TEACHER FEATURE: Christina FitzMorris
Degrees and Certifications:
Job Title: English Teacher (7-12)
Denzel Washington School of the Arts
Number of Years in the District: 3
Name of College(s) and Degrees Held:
B.A. Psychology, Marist College (2014)
M.A. Secondary English Education, Lehman College (2018)
What inspired you to pursue a career in education and why?
I was inspired by my joint loves of literature and of young people to pursue a career in education. I have loved writing and literature for as long as I can remember and have always spent my time reading and writing. I also truly admire young people in the ways that they see and interact with the world around them. They are honest, earnest, and passionate in their dreams and beliefs, and they work hard to fill the world around them with as much beauty as possible. Teaching allows me to help young people to harness their limitless potential every day through the lenses of writing and literature by allowing them to connect with a variety of texts and to see themselves in the art and the larger world that surrounds us. It is important for young people to understand that writing and literature are more than just what we learn in the classroom; they are all around us, and they impact our world in so many ways. When we make meaningful connections with what we read and write, we connect more deeply with our world and with those around us by experiencing the universal truths that make literature and writing worthwhile. In appreciating how writing and literature captures and expresses small parts of what makes our world beautiful, students recognize that they are a part of something bigger than themselves.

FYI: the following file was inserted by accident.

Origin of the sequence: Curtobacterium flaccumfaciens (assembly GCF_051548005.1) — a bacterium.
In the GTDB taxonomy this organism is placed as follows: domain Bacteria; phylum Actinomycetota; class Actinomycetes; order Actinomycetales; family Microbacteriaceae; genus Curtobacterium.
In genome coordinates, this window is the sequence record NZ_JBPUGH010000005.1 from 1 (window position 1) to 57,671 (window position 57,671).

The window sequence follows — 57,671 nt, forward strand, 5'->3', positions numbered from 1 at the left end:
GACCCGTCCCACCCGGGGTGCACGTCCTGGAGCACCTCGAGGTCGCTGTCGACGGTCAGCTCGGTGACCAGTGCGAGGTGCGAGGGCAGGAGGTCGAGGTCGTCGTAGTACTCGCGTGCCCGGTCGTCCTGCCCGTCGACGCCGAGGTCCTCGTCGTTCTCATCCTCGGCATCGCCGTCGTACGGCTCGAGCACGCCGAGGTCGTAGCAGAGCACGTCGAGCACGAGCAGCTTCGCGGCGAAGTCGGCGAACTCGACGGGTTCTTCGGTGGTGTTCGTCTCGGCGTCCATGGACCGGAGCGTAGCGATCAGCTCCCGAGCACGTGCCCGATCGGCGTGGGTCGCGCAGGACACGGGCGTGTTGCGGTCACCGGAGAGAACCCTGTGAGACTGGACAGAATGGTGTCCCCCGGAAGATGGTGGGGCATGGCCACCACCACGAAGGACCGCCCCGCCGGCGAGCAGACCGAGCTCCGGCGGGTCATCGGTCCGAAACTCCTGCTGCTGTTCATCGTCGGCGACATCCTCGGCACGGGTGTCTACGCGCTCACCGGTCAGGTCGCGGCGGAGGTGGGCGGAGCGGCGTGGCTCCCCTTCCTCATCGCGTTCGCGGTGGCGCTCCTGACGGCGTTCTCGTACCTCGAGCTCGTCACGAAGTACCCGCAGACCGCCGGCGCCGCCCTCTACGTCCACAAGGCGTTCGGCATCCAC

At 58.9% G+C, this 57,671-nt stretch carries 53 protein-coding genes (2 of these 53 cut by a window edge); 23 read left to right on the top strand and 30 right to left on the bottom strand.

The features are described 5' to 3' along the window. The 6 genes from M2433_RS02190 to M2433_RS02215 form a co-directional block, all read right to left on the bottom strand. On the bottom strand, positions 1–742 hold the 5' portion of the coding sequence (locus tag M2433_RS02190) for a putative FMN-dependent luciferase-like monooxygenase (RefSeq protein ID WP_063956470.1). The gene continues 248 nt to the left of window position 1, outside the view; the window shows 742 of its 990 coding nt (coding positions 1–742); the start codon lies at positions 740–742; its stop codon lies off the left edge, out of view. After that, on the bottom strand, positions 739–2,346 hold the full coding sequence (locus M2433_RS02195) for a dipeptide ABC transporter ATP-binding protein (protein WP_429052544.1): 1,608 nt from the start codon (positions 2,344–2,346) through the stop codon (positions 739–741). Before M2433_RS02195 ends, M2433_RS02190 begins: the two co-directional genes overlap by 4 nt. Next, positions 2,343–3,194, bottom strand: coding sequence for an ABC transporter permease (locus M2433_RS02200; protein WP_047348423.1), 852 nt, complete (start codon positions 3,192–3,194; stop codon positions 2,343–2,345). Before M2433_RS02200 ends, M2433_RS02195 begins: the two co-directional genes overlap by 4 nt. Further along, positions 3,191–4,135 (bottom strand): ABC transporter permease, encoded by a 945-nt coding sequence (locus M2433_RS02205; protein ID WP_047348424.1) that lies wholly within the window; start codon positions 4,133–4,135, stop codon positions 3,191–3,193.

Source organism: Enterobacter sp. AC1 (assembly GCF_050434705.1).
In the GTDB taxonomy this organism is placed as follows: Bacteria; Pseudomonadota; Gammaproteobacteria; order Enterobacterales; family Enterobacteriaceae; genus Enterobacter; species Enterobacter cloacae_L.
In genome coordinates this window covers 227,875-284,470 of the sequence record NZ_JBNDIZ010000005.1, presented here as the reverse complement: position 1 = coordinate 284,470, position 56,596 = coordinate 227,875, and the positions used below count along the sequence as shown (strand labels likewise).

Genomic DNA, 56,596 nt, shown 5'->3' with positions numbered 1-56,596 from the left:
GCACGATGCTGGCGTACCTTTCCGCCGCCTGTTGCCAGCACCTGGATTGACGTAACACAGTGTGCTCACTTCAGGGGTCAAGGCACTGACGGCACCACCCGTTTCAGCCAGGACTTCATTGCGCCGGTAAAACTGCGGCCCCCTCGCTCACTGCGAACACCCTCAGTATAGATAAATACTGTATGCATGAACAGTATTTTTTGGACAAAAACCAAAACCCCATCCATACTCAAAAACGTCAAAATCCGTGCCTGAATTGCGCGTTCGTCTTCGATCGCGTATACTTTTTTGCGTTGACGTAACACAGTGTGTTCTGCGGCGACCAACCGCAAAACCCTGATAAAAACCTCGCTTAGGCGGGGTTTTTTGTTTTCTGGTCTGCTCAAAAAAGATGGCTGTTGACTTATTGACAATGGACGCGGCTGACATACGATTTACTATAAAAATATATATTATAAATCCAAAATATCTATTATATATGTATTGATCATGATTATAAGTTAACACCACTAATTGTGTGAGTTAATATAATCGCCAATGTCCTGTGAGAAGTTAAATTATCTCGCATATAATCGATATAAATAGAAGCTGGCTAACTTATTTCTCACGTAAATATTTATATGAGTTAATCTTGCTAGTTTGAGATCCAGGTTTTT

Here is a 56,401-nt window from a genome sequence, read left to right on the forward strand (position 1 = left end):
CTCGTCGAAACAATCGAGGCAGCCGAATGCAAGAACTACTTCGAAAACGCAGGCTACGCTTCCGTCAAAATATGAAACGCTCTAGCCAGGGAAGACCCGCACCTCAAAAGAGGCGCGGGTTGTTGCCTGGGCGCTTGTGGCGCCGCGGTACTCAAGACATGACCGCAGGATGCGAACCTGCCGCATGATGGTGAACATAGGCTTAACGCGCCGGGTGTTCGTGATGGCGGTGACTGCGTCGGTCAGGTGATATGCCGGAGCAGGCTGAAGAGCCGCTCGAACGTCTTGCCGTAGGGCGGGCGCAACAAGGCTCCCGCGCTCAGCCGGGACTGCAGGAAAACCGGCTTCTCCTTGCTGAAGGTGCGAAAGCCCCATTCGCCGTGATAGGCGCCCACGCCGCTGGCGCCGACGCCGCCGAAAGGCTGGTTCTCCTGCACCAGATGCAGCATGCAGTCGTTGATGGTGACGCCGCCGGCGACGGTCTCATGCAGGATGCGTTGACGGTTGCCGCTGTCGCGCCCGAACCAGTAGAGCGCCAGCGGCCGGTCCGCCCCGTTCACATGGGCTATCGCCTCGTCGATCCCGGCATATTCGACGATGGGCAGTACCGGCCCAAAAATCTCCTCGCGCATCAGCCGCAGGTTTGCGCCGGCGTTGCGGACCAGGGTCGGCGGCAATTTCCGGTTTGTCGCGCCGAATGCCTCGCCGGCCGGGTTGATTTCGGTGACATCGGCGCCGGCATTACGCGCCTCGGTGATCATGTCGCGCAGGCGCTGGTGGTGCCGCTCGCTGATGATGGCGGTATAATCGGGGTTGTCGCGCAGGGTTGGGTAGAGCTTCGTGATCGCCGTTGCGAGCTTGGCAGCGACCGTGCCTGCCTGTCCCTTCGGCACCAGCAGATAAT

What lesson(s) or values do you strive to teach your students? Please explain.
I strive to teach my students that their individual voices matter. We all have a story to tell, and it is infinitely important that we understand precisely how to use our voices to make our world a better, kinder, more loving place that truly values all insights and experiences. I also work to teach my students how to think critically and to think for themselves in forming their own opinions and beliefs. It is crucial that students know how to conduct their own research using credible sources and to determine for themselves how they feel about things based on their own beliefs, experiences, and values.
How did your experience as a student influence your teaching style?
As a student, I always learned best when the content was connected back to the real world and to my own life and experiences, and I connected most with teachers who were visibly passionate about both the subject and their students. As a teacher, I strive to make learning meaningful for my students by connecting our content to the real world in terms of students' own lives and experiences. Students can tell when a teacher genuinely cares about them as an individual, as a person, versus simply as "a student," and I try to communicate my care for my students in all that I do, from my interactions and communication with them to my instruction at the front of the room.
What aspect of your job inspires you the most and why?
I am continually inspired by the strength and resilience of my students, particularly in these unprecedented and incredibly difficult times. These young people have had their worlds turned upside down in so many ways, and they have managed not only to adapt to these ever-changing circumstances but to continue to grow into themselves. They have not stopped hoping, creating, or moving forward, and they have never given up. I see their awesome propensity for hope in the ways that they interact with one another, in their planning for the future, and in their ability to rise to meet every new day.